California’s new solar standards could be the future of clean energy
Is solar the future for California?
California has been celebrated in recent years as a model state for how to introduce environmental legislation without damaging the economy and last week, it took another bold step forward. The state’s Energy Commission announced a ground-breaking set of standards on Wednesday that will require all new homes and low-rise apartment buildings built from 2020 onwards to include solar panels. The commission believes that its effect on greenhouse gas emissions could be equivalent to taking 115,000 fossil fuel cars off the road, which is great news from an environmental point of view.
However, there are reasons why this move could have major implications for the future of energy across the world.
‘Defection Day’, or ‘full-grid defection’, is a concept that comes from a 2017 McKinsey & Company report on decreasing prices for power storage. Despite sounding like something from a dystopian future, it represents a moment that many home-owners will welcome – the point when we stop getting our electricity from a grid and generate it ourselves instead. Sped up by the demand for electric vehicles, power storage is quickly becoming more affordable and it may not be long until storing your own energy, from solar panels and private generators, is cost-effective.
California’s latest proposal is likely to speed up that process even further. As the world’s 5th largest economy by GDP, the proposal will increase the demand for solar. This should decrease the cost of generating your own solar energy, with the cost of panels and installation likely to come down as the market becomes larger and parts can be made in bulk. Even without the legal requirement, it’s easy to understand why many home-owners might want to get on-board with solar energy. The Energy Commission predict that the cost of adding solar panels to each home will be $9,500 but will save $19,000 on energy bills and maintenance over 30 years.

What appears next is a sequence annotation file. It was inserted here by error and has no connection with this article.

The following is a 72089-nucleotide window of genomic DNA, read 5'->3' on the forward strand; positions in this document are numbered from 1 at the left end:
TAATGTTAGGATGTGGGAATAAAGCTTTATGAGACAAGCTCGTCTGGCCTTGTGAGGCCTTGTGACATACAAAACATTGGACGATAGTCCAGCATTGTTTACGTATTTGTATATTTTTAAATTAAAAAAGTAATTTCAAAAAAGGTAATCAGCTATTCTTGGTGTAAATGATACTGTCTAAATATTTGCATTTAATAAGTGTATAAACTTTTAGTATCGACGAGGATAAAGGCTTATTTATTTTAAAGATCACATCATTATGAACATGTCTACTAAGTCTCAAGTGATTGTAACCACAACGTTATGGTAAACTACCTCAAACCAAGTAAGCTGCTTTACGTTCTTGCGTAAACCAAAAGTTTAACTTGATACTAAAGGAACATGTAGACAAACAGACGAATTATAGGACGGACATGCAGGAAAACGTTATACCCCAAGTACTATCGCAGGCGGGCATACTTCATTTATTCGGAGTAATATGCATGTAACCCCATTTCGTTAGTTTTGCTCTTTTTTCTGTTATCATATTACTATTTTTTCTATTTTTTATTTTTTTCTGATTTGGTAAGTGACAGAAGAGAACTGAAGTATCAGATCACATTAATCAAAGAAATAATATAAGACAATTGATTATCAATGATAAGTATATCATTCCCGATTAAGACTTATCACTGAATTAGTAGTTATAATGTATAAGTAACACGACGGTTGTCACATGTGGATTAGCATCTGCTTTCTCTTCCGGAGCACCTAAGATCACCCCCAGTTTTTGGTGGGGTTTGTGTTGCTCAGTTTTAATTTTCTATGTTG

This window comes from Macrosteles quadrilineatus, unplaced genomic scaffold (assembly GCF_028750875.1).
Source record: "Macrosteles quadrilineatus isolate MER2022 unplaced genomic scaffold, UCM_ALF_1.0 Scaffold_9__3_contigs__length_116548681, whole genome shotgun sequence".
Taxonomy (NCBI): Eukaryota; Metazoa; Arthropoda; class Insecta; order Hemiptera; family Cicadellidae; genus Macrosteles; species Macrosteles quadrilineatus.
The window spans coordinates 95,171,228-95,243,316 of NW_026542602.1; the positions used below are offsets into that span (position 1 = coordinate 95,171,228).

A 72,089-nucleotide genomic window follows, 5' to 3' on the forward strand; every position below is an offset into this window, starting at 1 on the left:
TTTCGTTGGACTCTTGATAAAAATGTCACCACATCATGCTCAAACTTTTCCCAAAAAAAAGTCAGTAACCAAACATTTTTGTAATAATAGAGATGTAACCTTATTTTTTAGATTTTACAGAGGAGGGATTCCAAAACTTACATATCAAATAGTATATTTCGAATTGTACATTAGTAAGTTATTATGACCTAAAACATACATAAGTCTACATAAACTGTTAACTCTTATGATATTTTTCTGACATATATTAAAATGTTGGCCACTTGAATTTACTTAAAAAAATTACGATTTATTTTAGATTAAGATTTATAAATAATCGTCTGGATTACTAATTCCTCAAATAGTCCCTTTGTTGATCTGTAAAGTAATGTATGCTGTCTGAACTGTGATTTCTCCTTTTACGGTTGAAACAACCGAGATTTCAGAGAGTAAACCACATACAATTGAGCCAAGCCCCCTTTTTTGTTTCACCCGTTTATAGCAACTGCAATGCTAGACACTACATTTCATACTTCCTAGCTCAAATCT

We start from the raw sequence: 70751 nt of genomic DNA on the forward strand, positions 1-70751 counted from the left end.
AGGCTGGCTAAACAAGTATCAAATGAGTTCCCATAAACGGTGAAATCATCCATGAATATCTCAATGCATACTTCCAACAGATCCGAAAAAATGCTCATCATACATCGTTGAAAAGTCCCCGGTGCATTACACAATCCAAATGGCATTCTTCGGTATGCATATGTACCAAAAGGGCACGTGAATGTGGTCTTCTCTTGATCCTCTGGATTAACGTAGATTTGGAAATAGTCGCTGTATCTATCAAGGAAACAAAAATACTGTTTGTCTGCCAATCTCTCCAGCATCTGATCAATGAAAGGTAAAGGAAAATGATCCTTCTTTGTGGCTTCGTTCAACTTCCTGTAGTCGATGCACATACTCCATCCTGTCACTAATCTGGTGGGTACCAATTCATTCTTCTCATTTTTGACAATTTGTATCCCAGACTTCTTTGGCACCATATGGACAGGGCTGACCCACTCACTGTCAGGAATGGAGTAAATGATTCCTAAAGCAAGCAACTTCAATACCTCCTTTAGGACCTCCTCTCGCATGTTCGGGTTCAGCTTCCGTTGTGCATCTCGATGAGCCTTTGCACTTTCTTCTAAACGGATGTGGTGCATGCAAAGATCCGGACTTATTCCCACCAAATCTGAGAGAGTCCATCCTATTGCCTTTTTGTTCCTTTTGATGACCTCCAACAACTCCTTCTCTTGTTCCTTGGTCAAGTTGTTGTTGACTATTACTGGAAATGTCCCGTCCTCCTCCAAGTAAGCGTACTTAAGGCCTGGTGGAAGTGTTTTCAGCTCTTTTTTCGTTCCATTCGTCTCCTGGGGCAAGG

McKinsey predict that by 2020, it will make economic sense for most home-owners to store up to 90% of their electricity and only use the grid as a back-up. The point of ‘full-grid defection’ could come as soon as 2028. These changes could pose an existential threat to some utility companies who rely financially on building big electricity infrastructure and will need to restructure their business.
Some have criticised the proposal for ignoring, and possibly exacerbating, California’s major problem with house prices. “This is great for wealthier homeowners, but for everybody else it’s one more reason to not go to California or to leave ASAP,” said Jimmy Pethokoukis, an economic policy analyst, to CNBC. However, the Energy Commission and its supporters have argued that they have struck a balance between affordability and the need to act on climate change. They argue that as home-owners will be able to recoup their costs, the financial impact of the proposal will not hurt them. Dan Dunmoyer, CEO and President of the California Building Industry Association said: “With this adoption, the California Energy Commission has struck a fair balance between reducing greenhouse gas emissions while simultaneously limiting increased construction costs.” The future of solar energy
With this policy, California is sending a clear sign that it is serious about clean energy and the state has now provided the incentive for residents to join the market. It is unlikely that they will be the last state to do this and many countries might consider similar standards. Even the UK, which is not known for its sunny weather, could see a solar power revolution, as panels do not need direct sunlight and can be effective in overcast weather. California’s solar panel policy will increase the amount of clean energy and it will ultimately save home-owners money. It’s not hard to see why others might want to follow them.
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